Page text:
Winterizing Sprinklers and Ridgid Compressor tool review is sponsored by The Home Depot. I have been compensated for my time and provided with product. All ideas and opinions are my own. This post contains some affiliate links for your convenience. Click here to read my full disclosure policy.
If you have sprinklers in your yard for your lawn and live where it freezes, then one job that needs to be done each year before winter is winterizing sprinklers. If the water is left in the sprinkler lines, you could risk the water freezing and cracking your pipes in the lawn. No bueno. Winterizing your sprinklers, or blowing them out, is a simple task but you’ll need a few tools.
- Air Compressor – we usually set ours to about 80 psi.
- Air Hose with QD couplers if not already on the hose
- Hose Adapter
We have used a variety of compressor sizes to winterize our sprinklers over the years. You need a compressor that has either enough volume or large enough motor to fill your system with pressurized air. A compressor size of 4-6 gallons should be enough. I’ve been reviewing this Ridgid 4.5 gallon quiet compressor, and it did the job in a breeze. Even though the tank size is only 4.5 gallons, the motor is strong and it fills the tank very quickly compared to other home/job site compressors I’ve used. It is also quite a bit quieter than any other compressor I’ve used, it doesn’t scare the kids when kicking on :-). It is a bit on the heavier side though, for a portable compressor. Overall great option.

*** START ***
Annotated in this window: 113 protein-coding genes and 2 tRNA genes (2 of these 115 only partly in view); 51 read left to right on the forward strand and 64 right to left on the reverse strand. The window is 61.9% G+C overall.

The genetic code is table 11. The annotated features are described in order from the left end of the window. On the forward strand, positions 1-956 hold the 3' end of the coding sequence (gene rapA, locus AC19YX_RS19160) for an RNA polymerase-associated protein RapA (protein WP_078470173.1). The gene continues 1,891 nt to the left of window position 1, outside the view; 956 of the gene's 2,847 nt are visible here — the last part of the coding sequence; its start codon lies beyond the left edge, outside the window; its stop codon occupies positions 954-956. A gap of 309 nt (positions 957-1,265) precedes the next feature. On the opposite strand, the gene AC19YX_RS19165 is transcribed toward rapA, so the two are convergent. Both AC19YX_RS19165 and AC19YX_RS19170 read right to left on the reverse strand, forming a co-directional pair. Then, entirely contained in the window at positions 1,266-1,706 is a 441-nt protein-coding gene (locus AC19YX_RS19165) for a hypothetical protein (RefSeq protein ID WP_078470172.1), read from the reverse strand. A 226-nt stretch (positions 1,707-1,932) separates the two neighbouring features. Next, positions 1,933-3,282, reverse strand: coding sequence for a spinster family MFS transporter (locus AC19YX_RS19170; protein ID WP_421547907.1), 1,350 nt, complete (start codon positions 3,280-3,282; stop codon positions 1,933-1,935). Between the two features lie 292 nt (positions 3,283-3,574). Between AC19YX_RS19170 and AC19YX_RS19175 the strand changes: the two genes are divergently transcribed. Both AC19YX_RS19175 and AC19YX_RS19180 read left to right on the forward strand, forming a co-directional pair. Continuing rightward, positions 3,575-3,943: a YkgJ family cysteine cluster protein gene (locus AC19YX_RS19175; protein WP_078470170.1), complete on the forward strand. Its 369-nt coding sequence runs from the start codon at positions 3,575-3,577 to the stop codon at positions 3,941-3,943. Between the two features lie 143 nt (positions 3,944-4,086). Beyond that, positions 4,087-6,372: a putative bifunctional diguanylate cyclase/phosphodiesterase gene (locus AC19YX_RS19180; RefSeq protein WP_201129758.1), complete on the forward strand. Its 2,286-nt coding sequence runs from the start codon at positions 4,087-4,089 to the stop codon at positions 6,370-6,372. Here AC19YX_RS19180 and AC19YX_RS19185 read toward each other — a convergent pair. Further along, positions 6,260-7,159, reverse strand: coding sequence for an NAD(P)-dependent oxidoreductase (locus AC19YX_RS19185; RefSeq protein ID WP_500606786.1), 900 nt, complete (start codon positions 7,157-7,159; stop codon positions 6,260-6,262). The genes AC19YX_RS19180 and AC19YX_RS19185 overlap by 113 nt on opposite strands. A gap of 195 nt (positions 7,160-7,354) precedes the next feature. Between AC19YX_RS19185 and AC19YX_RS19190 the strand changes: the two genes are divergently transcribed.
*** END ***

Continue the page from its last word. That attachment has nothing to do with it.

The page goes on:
We originally bought this water spigot adapter at the sprinkler store, or you can get one with a quick disconnect here, or make your own.
Our adapter uses our tire air chuck attachment, so we have to hold the hose onto the adapter while filling the lines with air. A quick disconnect would be so much easier.
How to Winterize Sprinklers
Step 1 – Isolate from the Water Source
Isolate your system from the water source – turn off the main valve (righty tighty).
Step 2 – Blow out your main line
Open all of your water spigots. On one of the water spigots attach your adapter.
Then attach your compressor and start filling up your lines with air, you should see or hear water coming out of all of your spigots (water taps attached to your sprinkler line). Once the water finishes spraying out of the open spigots (taps), close all of the spigots except the one that you are using to fill the system with air.
Step 3 – Blow out each Zone
With all of the main line spigots closed, except the one you are using, it’s time to run through each zone and blow out those lines.
You can turn your zones on manually with the valves in the valve box.
Or use your controller and manually turn a zone on.
Turn on the zones one at a time and add air until the water stops spraying out of the sprinklers.
This is our ‘lowest’ and longest zone, so it has the most water in it.
Some of the zones will barely spray any water. If you have the large rotary sprinklers, try not to run them very long without water, it isn’t great for the motor.
While you’re at it, make sure to disconnect any hoses connected to hose bibbs on your house (water taps on your house). If a hose is connected to the bibb and it traps water, it can crack the pipe.
Run through all of the zones.
Turn off the controller.
And you’re done!
“I acknowledge that The Home Depot is partnering with me to participate in the Tool Review Program. As a part of the Program, I am receiving compensation in the form of products and services, for the purpose of promoting The Home Depot. All expressed opinions and experiences are my own words. My post complies with the Word Of Mouth Marketing Association (WOMMA) Ethics Code and applicable Federal Trade Commission guidelines.”